Nepal: the King's gambit
Nepal's King Gyanendra seized power on Feb. 1, and many of the Himalayan kingdom's political leaders are still in detention, the state of emergency remains in force, and there is harsh censorship.
The royal regime is isolated internationally. The United States, Britain, and India have suspended military aid to help fight the nine-year-old Maoist insurgency in a struggle that has claimed 12,000 lives. Nordic donors have announced cuts in further development aid until democracy is restored. The World Bank has suspended budgetary support. Nepal's Army has also come under heavy criticism at the the United Nations Commission for Human Rights in Geneva over the conduct of its counterinsurgency.
The royal government has reacted with defiance, saying that Nepal doesn't need help and can go it alone. Ministers have expressed outrage that the international community is not helping in its fight against "terrorism." Tulsi Giri, the vice-chairman of the ministerial council, said sarcastically: "America has one standard for itself in its fight against terror and another for the rest; India coddles Bhutan's autocrat king but lectures us on democracy."
King Gyanendra is gambling that given the choice between himself and the Maoists, the international community will ultimately have no choice but to support him. The question is: Who will blink first?
Diplomats in Katmandu say this is a false choice and the king's suspension of civil liberties and detention of political leaders have emboldened the Maoists. In an outspoken interview recently, British Ambassador Keith Bloomfield said the king's move "was a backward step in terms of democracy and restoring peace" and "has made the process of negotiations [with the Maoists] ... more difficult."
King Gyanendra justified his takeover, saying the political parties had misgoverned the country since the restoration of democracy in 1990 and blaming them for the rise of the Maoists. He said he needed three years to restore peace, put democracy back on track, and hold fresh elections. He asserted that he needed to suspend civil liberties to focus on the fight against the insurgents.
But more than two months on, if there have been any major victories against the Maoists, the Army is not boasting about them. In fact, the security forces have been busy putting down pro-democracy demonstrations by political parties, keeping politicians in detention, enforcing censorship, and intimidating the media.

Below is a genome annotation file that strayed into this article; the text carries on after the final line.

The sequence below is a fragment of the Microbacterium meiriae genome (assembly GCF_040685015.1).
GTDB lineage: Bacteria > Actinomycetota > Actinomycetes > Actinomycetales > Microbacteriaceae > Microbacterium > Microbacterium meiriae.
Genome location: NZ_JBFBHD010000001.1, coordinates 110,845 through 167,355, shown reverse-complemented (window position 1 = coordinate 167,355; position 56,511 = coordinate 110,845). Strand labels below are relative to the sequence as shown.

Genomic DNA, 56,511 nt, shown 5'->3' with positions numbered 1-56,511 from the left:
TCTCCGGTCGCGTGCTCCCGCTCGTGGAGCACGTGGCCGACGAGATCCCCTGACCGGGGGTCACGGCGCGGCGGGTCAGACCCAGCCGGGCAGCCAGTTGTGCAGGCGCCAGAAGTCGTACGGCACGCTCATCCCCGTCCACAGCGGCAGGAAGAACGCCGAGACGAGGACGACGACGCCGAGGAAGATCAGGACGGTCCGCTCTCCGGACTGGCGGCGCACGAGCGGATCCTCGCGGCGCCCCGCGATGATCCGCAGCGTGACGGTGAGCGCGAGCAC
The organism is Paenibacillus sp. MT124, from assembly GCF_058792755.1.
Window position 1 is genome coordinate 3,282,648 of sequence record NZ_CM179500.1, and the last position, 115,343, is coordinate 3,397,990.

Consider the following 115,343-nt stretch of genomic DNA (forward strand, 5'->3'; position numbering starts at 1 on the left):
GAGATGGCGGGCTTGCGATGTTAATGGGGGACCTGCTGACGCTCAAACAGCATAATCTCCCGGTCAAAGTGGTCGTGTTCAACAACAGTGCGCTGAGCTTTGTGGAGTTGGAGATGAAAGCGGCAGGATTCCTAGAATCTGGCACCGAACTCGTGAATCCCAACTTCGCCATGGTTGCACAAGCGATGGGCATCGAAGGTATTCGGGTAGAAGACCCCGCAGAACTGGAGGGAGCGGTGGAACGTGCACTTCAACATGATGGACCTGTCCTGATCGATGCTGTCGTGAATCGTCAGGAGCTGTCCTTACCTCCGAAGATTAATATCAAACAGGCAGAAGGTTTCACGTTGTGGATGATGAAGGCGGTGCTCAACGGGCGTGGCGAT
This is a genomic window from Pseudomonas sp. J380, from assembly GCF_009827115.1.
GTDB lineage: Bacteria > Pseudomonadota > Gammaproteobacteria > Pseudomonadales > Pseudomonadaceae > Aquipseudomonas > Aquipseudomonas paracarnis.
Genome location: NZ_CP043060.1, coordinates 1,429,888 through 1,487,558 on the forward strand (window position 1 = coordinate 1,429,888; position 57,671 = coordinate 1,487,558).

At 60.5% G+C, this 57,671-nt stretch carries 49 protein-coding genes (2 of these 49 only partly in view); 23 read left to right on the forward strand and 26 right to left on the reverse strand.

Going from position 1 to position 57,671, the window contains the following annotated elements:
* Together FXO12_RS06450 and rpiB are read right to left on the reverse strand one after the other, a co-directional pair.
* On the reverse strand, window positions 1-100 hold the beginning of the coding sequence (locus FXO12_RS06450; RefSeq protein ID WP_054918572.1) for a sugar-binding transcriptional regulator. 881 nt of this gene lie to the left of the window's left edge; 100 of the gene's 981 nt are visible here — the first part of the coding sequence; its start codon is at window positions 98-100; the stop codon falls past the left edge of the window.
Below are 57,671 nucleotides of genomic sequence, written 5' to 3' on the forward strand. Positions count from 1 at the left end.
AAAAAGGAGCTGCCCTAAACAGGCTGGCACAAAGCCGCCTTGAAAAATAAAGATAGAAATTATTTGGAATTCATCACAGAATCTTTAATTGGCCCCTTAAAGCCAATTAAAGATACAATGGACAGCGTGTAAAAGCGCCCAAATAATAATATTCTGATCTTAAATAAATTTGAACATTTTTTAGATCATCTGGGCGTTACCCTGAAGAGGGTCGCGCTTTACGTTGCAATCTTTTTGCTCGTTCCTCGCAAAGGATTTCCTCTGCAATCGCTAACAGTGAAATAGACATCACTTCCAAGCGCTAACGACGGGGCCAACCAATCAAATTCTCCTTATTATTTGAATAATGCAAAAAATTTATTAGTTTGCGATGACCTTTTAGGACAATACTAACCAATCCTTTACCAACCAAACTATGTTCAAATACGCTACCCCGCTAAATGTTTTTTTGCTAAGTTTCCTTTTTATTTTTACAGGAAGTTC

Many Nepalis are willing to give the king the benefit of the doubt, but only if he quickly restores peace. A recent public opinion poll showed very few people support either republicanism or absolute monarchy, and most want the king to remain a constitutional monarch. In a meeting with the American ambassador, the king is said to have asked for 100 days to lift the emergency. His time is nearly up.
Nepal's media, once vibrant and independent, are now muzzled by strict censorship. Although the soldiers have now been pulled out of newsrooms, security forces still detain prominent Katmandu journalists, summon them for interrogation, and harass editors in the districts. The message to the media is clear: support the government, or else. Hardest hit have been Nepal's vibrant community radio stations, which are now allowed to broadcast only music.
The public's loss of trust in the media is counterproductive for the government because no one believes it even if it is telling the truth.
The king has opened himself up on three fronts with his takeover: the Maoists, the political parties, and the international community. India, which is worried about a spillover of Maoism into its own territory, says that without the restoration of democracy and constitutional monarchy, the Maoists will grow stronger. Britain and America agree. Nepal's northern neighbor, China, which has itself abandoned Maoism, says the struggle is a domestic matter and that outsiders shouldn't meddle. It is doubtful that China will jeopardize its growing economic ties and geopolitical rapprochement with India and play tug of war over Nepal.
Meanwhile, Nepalis are waiting impatiently for some hint that King Gyanendra has a plan to end the conflict. But the longer they are made to wait, the more they will be convinced that Feb. 1 was just a power grab.
• Kunda Dixit is the editor and copublisher of the Nepali Times, a weekly newspaper in Katmandu.